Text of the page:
Lea is featured in the new issue of V magazine and some outtakes from her shoot have been released for you to enjoy!
Also get a taste of the article.
AFTER SUFFERING A VERY PUBLIC TRAGEDY, LEA MICHELE HAS SPENT THE BETTER PART OF A YEAR CHANNELING HER ENERGIES INTO HER CAREER. THIS SPRING, WATCH AS THE MULTITALENTED SPITFIRE FROM NEW JERSEY ASCENDS LIKE A CANNONBALL INTO THE POP STRATOSPHERE WITH A DEBUT ALBUM, A NEW BOOK, A FEATURE FILM, AND THE BITTERSWEET GLEE FINALE
The first thing I notice about Lea Michele is that she has perfect eyebrows. They are strong, angular, and likely shaped for the day, since we’re meeting on the set of her music video shoot for the first single “Cannonball,” off her debut album, Louder. The tea-cup petite singer is taking a lunch break, a delectable-looking mélange of cubed tofu and tangled kale with a smattering of quinoa set before her. Glee’s leading glamour gal tells me she’s a vegetarian most of the time (“I eat fish occasionally”). Her bright eyes and springy skin attest to it—or maybe she just has dynamite genes.
The 27-year-old was born in the Bronx to a Turkish father, who was famous for bringing heros from his deli to the Spring Awakening set for cast mates when she was on Broadway, and an Italian-American mother. Complementing her Mediterranean good looks today are blunt, shiny bangs, and she is wearing a short, white cotton slip with Uggs, uncomely yet comfortable footwear, perfect for someone in need of an on-set shoe. Lea is kicking them off beneath the coffee table with nonchalance. Not that the star hasn’t earned the right to put her pedicured feet up for a minute.
Michele has been going full throttle for the release of Louder, slated for March fourth (as in, “march forth,” she says). It’s an 11-song distillation of a woman who took the time to find her voice. “I started working with Anne Preven, Felicia Barton, and Bonnie McKee right out of the gate, and we came up with some great, awesome pop songs,” she says. “But closer to the beginning of this year—four or five months into making the album—the label was like, “This is great, but we need more of you in here. You sound like you’re singing awesome songs that are similar to Katy or Kelly. We need more Lea Michele.”
So back to the studio she went, this time with a lot more on her mind. “My album was completed in June. We had 12 songs. And then my boyfriend passed away, in July. [The singer’s Glee costar and long-term boyfriend, Cory Monteith, died from a drug overdose, a passing for which nobody was prepared, least of all Lea Michele.] So I met with Sia [Furler], because she’s a friend and because we were thinking, Do we want to add anything to the record now? And we wrote ‘If You Say So,’ on the same day she played me ‘Cannonball.’”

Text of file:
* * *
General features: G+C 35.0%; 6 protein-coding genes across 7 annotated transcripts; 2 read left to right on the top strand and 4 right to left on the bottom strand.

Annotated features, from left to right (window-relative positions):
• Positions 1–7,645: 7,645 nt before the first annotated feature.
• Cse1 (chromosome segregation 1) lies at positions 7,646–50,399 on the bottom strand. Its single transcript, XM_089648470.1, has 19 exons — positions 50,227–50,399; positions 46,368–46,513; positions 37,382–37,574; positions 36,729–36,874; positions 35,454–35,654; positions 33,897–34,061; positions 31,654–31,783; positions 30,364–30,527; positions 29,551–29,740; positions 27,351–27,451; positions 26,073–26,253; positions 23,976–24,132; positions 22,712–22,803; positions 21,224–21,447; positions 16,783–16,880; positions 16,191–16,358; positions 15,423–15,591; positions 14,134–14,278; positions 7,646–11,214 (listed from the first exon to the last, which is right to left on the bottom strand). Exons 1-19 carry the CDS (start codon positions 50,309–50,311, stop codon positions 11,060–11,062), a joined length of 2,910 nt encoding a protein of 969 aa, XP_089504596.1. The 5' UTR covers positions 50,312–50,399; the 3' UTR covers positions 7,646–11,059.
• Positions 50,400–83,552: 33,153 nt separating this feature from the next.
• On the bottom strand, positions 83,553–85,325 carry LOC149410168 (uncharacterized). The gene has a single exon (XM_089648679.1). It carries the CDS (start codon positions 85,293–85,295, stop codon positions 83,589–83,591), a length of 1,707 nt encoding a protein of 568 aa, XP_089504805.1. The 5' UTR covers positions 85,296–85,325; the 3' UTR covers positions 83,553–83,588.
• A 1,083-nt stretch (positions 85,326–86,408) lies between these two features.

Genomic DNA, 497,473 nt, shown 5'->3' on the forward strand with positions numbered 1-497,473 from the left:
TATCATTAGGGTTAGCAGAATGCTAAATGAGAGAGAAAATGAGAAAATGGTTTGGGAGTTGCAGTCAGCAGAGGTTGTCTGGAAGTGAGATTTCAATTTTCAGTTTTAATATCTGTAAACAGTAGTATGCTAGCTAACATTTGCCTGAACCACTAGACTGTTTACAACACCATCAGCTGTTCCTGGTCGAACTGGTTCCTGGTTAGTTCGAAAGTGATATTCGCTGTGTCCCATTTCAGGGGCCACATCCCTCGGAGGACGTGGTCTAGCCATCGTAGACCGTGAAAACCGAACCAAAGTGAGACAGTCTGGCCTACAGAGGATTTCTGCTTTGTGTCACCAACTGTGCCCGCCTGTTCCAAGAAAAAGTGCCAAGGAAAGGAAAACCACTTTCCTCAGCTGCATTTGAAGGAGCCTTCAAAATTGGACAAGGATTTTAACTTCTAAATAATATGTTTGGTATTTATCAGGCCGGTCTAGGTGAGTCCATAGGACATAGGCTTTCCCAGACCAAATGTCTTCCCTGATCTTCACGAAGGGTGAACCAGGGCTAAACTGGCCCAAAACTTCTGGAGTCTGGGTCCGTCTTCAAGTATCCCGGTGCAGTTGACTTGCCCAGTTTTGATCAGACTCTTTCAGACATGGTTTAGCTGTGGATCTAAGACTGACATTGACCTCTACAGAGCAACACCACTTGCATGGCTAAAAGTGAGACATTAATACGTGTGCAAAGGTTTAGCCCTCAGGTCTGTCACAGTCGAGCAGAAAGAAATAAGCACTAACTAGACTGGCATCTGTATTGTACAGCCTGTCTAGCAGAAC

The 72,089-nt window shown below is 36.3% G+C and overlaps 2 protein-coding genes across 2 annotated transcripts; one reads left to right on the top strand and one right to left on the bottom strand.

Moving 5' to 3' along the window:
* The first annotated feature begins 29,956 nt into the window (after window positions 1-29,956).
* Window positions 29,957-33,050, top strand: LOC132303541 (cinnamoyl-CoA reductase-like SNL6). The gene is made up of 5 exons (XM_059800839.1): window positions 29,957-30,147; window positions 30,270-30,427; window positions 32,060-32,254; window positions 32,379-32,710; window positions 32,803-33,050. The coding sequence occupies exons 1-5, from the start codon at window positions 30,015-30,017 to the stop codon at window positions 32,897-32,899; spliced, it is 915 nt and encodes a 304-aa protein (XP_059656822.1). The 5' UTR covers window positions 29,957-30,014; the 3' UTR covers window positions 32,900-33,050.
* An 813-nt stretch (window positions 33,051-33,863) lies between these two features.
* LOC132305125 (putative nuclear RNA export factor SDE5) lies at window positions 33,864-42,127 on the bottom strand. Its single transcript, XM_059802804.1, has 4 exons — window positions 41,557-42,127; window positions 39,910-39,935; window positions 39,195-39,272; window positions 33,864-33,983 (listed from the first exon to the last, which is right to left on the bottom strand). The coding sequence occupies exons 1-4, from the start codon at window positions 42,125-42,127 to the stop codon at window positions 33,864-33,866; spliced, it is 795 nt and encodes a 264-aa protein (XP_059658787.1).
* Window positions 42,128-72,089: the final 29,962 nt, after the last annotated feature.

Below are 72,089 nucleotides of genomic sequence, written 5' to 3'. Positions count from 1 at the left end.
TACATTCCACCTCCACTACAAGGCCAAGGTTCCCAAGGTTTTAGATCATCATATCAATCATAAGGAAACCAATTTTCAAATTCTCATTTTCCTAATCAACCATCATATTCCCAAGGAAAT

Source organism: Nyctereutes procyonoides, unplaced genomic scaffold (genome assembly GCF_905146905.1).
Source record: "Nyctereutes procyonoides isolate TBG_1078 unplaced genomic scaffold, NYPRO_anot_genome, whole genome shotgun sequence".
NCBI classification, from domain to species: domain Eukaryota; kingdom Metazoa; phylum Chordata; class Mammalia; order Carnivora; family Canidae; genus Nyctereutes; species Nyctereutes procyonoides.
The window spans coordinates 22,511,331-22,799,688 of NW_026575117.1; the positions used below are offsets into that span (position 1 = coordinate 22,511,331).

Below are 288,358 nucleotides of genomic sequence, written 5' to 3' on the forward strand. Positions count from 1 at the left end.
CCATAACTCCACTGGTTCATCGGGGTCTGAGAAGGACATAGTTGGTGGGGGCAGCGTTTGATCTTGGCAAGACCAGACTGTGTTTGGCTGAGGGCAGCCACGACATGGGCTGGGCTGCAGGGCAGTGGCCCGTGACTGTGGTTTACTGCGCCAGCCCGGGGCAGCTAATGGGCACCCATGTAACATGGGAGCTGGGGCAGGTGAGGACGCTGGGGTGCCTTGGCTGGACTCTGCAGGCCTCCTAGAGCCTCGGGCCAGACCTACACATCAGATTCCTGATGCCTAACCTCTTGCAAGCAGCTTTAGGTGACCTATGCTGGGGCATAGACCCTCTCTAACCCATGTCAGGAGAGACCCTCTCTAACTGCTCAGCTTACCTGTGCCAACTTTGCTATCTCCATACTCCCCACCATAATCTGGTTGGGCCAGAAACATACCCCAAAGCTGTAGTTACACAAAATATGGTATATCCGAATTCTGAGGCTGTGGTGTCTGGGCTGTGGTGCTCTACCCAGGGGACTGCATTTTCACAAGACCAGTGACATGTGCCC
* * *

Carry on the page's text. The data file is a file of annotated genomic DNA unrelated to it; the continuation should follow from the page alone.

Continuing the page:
“If You Say So” is a cathartic tribute to her lost love. “It’s the only song that no one’s heard,” says Michele. “I can’t talk about it until people hear it. I just feel like people should hear it and I don’t know if I’m ever going to talk about it. It’s just one of those things where I understand what it means and you can take it or leave it. That song is for me.”
Alternatively, Furler’s song, “Cannonball,” is an earwormy number that Michele can’t get enough of, and neither can anyone else, apparently. “That’s what everyone tells me,” says Michele with a laugh. “Everybody’s like, Fuck you, I can’t stop singing it! My friends call me just singing ‘Cannonball! Cannonball!’ What’s crazy is that I can’t stop listening to it either. Since the minute Sia played me this song it’s been my personal anthem. It’s helped me so much. I still listen to it. If I’m having a down moment, I will play this song.”
While the lyrics are telling (“I let go of fear and the peace came quickly / Freedom / I was in the dark and then it hit me / I chose suffering and pain in the falling rain / I know, I gotta get out into the world again”), there’s a positive triumph-over-anguish message to be discerned amid the fist-pumping beats. And, with this tune in particular, Michele knows exactly to whom she is singing: girls and gays. “I’ve managed to have a wide range of fans,” she says, “but if ‘Cannonball’ isn’t playing at the Abbey in West Hollywood, I will go there and I will play it. Those are my people.”
Which just goes to show that while she may project a Goody Two-shoes persona, she’s also not afraid to dole out a bit of sass, as further evidenced by the photos seen here. “My friends call me Grandma, but, like, Grandma’s killing it right now,” she says. “I’m pretty sure Grandma nailed it in a half-naked Terry Richardson shoot, okay? So I’m fine with it. I just do my thing. I do what’s best for me. That’s it.”